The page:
On his return journey Cunningham arrived about noon on December 30 at the “old resting place at Cox’s River”.  Having encamped here he rode eagerly off to the “Bald Ridge”. In the fullest hopes that its variety of curious plants would afford him some packets of ripe seeds.  After making his collection he returned along the bank of the river to his camp.  In the fair, cool morning of the following day he resumed his journey, and passed up the Vale of Clwydd to the foot of Cox’s Pass

On the very day, October 7 1822, that Cunningham and his men were descending cox’s Pass with a young tree for a brake, Barron Field, Supreme court Judge, and “Distant Correspondent” of Charles Lamb’s essay, was assailing the eastern pass up Lapstone Hill, shifting baggage twice during the long, steep ascent.  “Mount York”, declared Barron Field when he arrived there, “afforded the first view of the promised land of Australia, after the wilderness of the blue Mountains.”
It was on October 10 that he reached Cox’s River, which he thought was “worth going to spend a few days at, of itself.  It is a pretty stream, and rich in the botanical and picturesque.  Here the first granite is seen.”  On his return from Bathurst he arrived at Cox’s River on October 22, and found the stream pretty full and rapid from recent rains.  He mentioned that there was a corporal’s party of the 48th Regiment stationed there as well as at Springwood.  That night was clear, with heavy dew, hoar-frosted in the beautiful morning.  Barron Field rode to a waterfall “a mile up the river”, but there was no height, and the fresh was not as great as the hollowed rocks seemed to indicate it sometimes was.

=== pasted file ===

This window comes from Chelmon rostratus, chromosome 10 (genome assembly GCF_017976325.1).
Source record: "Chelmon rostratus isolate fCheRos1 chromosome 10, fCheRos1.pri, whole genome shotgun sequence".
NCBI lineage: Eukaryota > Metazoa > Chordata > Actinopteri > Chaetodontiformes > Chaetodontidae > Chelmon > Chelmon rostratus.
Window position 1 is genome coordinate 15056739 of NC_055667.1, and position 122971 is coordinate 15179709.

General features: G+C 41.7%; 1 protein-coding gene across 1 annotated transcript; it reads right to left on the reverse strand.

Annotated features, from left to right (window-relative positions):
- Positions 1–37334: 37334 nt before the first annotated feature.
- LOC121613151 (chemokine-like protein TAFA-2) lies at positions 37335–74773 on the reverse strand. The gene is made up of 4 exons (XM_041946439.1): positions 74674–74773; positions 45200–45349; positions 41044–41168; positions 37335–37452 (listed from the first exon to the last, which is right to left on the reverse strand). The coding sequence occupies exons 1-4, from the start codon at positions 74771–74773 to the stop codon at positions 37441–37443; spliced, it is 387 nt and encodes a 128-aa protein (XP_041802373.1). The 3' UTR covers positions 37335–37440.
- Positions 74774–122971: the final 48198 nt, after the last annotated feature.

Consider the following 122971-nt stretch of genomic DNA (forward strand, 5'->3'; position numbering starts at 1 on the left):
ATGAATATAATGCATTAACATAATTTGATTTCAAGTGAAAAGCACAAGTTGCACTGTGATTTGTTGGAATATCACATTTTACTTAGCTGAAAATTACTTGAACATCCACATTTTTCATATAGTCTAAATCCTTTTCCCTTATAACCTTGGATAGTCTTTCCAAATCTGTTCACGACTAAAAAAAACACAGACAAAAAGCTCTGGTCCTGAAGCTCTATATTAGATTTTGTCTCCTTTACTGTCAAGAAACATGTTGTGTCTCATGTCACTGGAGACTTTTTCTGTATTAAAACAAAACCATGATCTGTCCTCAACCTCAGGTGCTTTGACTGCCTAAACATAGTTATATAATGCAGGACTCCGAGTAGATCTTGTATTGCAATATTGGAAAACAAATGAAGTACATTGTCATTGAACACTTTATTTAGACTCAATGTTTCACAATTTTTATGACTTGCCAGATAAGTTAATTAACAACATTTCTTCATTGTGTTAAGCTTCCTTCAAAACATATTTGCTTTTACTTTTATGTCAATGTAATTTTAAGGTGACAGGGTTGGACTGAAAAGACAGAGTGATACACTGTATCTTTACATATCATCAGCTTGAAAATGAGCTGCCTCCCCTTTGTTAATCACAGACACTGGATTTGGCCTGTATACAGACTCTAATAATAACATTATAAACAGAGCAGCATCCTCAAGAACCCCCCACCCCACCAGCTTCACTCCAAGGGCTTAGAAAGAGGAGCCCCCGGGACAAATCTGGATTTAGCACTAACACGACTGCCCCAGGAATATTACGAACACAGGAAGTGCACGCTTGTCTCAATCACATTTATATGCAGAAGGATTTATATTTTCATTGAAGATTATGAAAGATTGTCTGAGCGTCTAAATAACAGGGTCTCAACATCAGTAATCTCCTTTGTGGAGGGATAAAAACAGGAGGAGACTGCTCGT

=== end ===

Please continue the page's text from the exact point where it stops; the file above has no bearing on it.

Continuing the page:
In October, 1822, Governor Sir Thomas Brisbane visited Bathurst and presumably passed over the ground at Glenroy.  He did not return this way, but along an intended line of road from Bathurst to Mount York.

While engaged on a traverse of the road from Emu Plains to Bathurst, Assistant Surveyor James McBrien went forward through the Vale of Clwydd on February 6, 1823, and followed the road on to a long ridge, at the end of which he crossed a stream of water – the River Lett – falling into Cox’s River.  Travelling north-westerly nine chains beyond the crossing, McBrien ended his run for the day. His position was approximately that of the present memorial at Glenroy.  On February 8 he continued his traverse in a west-south-west direction and at eight chains was in the centre of Cox’s River.  From this position he noted the depot as situated about ten chains to the right up a hill ascending from the river.

In the autumn Allan Cunningham again set out for Bathurst, and on the moist, raw 3rd April, 1823, he and his men reached Cox’s River early in the afternoon.  Here they camped for the night, resting their horses for the next day’s fatiguing journey.  The following morning was very cloudy, and they left Cox’s River to face the thick rain falling in the hilly range between them and the Fish River.